Email is a dependable, desired, and…and while we’re being honest, a bit of a dated communications monolith. My colleague Len Schneyder put it best when he said, “However, as grandiose as email’s scale and reach has become, the experience in the inbox has been mostly static.”

AMP for email changes that narrative for some senders–at least a little.

AMP stands for accelerated mobile pages, and is a way to provide dynamic email to recipients. The technology combines HMTL, CSS, and JavaScript components to serve dynamic content. Google initially released AMP for websites in 2016. AMP for email followed in 2019, and the technology provides email developers and marketers similar and increased functionality. The goal remains the same here: dynamic content within emails that quickly loads (and hopefully increases engagement).

Note: Only Gmail addresses will be able to render AMP emails, and your ESP needs to build support in their systems in order for you to leverage the technology (yes, Twilio SendGrid does). Check with your current ESP to determine if you can start building and sending AMP emails.

Curious about whether or not you should test out AMP for email campaigns or transactional flows? This post provides some AMP for email use cases, questions to consider before using AMP for email, and other best practice tips.

AMP for email components

Emails that use AMP can provide an enhanced experience for recipients. For example, AMP emails can include:

  • An image carousel – This use case would lend itself to a clothing or e-commerce B2C brand that wants to provide a way to showcase products without creating a long, scrolling email.
  • Dynamic form submission – Known as an AMP form, this feature allows recipients to fill out a form within the email itself instead of navigating to another web page. This would be a great use case for a brand that wants to send out a quick survey/pulse check or event signup capability.
  • Appointment confirmation/cancellation/change – Restaurants, salons, and spas are only a few of the types of businesses that could benefit from sending AMP emails that allow recipients to confirm, cancel, or modify a reservation or appointment.

For a complete list of the supported email components, head over to the repository for AMP email components.

Should you start using AMP for email?

Before building (or asking your developer to help you build) AMP email campaigns, first ask yourself the following questions:

Will sending dynamic content with AMP emails provide enhanced value to the recipient or will it only cause friction? If there is even a sliver of risk of causing friction for your recipient, forgo using the AMP components. If you send a weekly newsletter to your clients with 3 relevant blog posts, there’s no real compelling reason to build in the AMP functionality. There’s still a lot to be said for sending a solid, yet simple email!

Does the email content I send have an expiration date? If you are sending promotional emails that have an expiration date, you might consider using AMP for email to ensure only up-to-date content is displayed in the email—even after it’s been sent out.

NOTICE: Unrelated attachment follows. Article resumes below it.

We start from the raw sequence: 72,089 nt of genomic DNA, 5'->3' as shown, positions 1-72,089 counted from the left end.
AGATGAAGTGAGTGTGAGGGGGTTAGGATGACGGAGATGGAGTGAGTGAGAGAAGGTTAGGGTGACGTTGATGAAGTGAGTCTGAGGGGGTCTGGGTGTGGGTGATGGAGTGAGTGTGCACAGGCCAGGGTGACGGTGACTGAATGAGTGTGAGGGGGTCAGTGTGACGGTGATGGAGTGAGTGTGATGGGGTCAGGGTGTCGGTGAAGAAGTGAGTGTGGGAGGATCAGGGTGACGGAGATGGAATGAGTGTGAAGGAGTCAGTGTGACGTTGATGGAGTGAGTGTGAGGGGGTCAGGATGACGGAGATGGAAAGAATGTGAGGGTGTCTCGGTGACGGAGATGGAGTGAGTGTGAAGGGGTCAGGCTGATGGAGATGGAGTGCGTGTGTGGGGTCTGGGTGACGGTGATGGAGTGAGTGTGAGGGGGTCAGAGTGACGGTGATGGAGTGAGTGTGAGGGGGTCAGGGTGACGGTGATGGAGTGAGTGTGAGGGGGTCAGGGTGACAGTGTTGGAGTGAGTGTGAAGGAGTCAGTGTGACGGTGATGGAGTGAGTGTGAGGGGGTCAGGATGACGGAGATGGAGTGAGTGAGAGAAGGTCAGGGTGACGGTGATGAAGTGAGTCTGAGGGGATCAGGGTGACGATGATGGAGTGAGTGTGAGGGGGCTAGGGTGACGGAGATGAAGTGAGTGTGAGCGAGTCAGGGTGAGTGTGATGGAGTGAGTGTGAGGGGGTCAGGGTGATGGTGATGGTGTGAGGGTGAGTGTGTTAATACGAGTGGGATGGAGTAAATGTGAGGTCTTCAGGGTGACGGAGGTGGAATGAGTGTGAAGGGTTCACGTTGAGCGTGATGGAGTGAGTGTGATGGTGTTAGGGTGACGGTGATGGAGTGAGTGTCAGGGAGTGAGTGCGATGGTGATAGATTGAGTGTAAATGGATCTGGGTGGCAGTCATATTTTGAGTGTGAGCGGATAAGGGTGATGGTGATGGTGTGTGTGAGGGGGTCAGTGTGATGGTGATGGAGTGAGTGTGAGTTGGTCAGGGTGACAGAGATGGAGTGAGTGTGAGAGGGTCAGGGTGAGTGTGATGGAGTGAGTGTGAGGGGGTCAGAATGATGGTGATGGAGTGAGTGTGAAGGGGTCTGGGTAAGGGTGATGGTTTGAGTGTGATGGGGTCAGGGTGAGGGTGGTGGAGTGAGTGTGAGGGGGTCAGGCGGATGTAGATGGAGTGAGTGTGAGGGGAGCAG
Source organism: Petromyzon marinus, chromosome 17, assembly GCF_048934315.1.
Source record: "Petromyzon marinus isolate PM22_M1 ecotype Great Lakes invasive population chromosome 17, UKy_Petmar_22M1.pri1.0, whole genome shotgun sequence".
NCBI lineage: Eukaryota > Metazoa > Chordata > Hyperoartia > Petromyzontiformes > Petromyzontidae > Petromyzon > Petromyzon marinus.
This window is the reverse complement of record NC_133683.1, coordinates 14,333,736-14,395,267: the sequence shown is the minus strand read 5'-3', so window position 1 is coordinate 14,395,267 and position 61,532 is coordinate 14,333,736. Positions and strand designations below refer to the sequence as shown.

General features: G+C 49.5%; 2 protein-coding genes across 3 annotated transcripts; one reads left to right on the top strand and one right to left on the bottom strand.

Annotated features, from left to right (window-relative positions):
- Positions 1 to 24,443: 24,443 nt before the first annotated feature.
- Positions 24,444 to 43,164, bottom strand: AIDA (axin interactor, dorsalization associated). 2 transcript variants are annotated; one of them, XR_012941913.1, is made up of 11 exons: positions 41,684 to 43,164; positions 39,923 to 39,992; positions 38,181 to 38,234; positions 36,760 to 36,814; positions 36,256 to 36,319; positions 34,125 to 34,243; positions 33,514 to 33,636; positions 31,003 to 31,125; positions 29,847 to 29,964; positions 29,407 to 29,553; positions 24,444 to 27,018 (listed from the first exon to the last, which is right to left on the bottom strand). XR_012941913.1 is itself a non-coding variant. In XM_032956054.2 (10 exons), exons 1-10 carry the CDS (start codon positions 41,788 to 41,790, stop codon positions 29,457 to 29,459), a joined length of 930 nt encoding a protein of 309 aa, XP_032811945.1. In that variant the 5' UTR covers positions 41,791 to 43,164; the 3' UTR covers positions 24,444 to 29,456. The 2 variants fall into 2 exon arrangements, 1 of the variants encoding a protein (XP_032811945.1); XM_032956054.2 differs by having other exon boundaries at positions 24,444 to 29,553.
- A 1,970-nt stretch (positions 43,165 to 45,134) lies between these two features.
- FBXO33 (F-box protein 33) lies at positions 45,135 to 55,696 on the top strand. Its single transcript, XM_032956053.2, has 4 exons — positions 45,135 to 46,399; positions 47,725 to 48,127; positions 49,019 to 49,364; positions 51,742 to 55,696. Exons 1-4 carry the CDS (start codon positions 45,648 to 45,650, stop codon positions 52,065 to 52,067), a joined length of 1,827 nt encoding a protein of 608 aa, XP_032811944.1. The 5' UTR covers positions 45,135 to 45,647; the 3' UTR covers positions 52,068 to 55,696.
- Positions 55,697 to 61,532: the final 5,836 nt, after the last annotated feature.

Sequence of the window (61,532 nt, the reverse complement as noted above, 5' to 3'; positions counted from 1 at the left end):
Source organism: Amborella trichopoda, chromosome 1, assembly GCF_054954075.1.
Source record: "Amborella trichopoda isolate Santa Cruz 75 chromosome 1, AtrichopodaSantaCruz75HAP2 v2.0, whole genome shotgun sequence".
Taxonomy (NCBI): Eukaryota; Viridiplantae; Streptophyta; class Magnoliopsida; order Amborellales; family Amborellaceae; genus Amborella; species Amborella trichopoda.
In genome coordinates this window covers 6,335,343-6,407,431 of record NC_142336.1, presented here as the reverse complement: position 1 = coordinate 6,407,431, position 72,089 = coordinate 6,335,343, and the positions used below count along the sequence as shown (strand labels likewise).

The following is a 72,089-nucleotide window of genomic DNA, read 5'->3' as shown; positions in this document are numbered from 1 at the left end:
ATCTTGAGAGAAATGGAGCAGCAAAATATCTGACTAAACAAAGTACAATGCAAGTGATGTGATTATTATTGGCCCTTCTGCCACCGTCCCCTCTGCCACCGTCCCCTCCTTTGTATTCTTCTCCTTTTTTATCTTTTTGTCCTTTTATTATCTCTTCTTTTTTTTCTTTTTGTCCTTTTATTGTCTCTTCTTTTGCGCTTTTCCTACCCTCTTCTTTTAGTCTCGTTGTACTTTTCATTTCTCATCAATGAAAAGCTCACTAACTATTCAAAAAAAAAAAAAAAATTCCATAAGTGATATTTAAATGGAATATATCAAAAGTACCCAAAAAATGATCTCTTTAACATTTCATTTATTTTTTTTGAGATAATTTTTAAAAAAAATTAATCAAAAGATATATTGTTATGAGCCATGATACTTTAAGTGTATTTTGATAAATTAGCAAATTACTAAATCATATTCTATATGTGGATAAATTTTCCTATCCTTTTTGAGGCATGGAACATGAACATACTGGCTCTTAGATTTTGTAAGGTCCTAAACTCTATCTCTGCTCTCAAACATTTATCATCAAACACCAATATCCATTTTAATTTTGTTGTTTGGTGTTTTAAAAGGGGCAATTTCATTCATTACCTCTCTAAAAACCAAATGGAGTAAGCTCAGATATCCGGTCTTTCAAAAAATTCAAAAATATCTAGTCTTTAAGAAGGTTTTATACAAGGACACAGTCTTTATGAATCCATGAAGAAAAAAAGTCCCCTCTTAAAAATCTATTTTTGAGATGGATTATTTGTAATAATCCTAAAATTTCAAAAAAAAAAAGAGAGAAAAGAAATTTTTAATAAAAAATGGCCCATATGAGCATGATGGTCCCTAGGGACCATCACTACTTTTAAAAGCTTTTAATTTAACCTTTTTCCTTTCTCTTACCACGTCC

Am I only wanting to try this because it’s new and shiny and I can brag about it to my team and boss later? Ok, this one is a bit rhetorical, but always keep in mind that new technologies don’t have to be used in every circumstance. And if your recipients already engage with your emails, you may not need to go barking up the AMP tree. We aren’t here to discourage the use of AMP but just want everyone to be realistic about what value it can truly bring to your email program.

How to start building AMP emails

After you’ve decided that your email program would benefit from AMP emails, and that your ESP supports it, you’ll start by grabbing the AMP email boilerplate code:

The AMP email documentation will walk you through each specific step you need to take depending on what type of element you want to add. For example, if you are adding a dynamic image, instead of using just the <img>tag, you’ll use <amp-img>.

Throughout the process, you can experiment and test your elements using Google’s AMP playground to ensure you’ve built working functionality.

Takeaway Tips

AMP for email is an exciting way to enhance your emails and communicate with your customers and prospects. As with any new and emerging email trend or use case, we always advise people to test, test, and test some more. A/B testing interactive emails with a control group will show you how well recipients engage with your interactive emails.

And remember, AMP for email could be a great option for many, but it doesn’t necessarily mean it will be right for your email program. A simple email that receives high engagement will be more successful than an email made unnecessarily ornate by emerging technologies.

Always keep your program goals close and keep an eye on your delivery rates as you begin to play around with dynamic AMP email content. For more tips on how how to achieve the highest possible delivery rates, read through our 2020 Email Deliverability Guide.



Kelsey Bernius
As a senior content marketing manager at SendGrid, Kelsey oversees the SendGrid Delivery blog. Her downtime is dominated by either her mountain bike or skis (depending on current weather forecast)–and mixing up a salty marg afterward.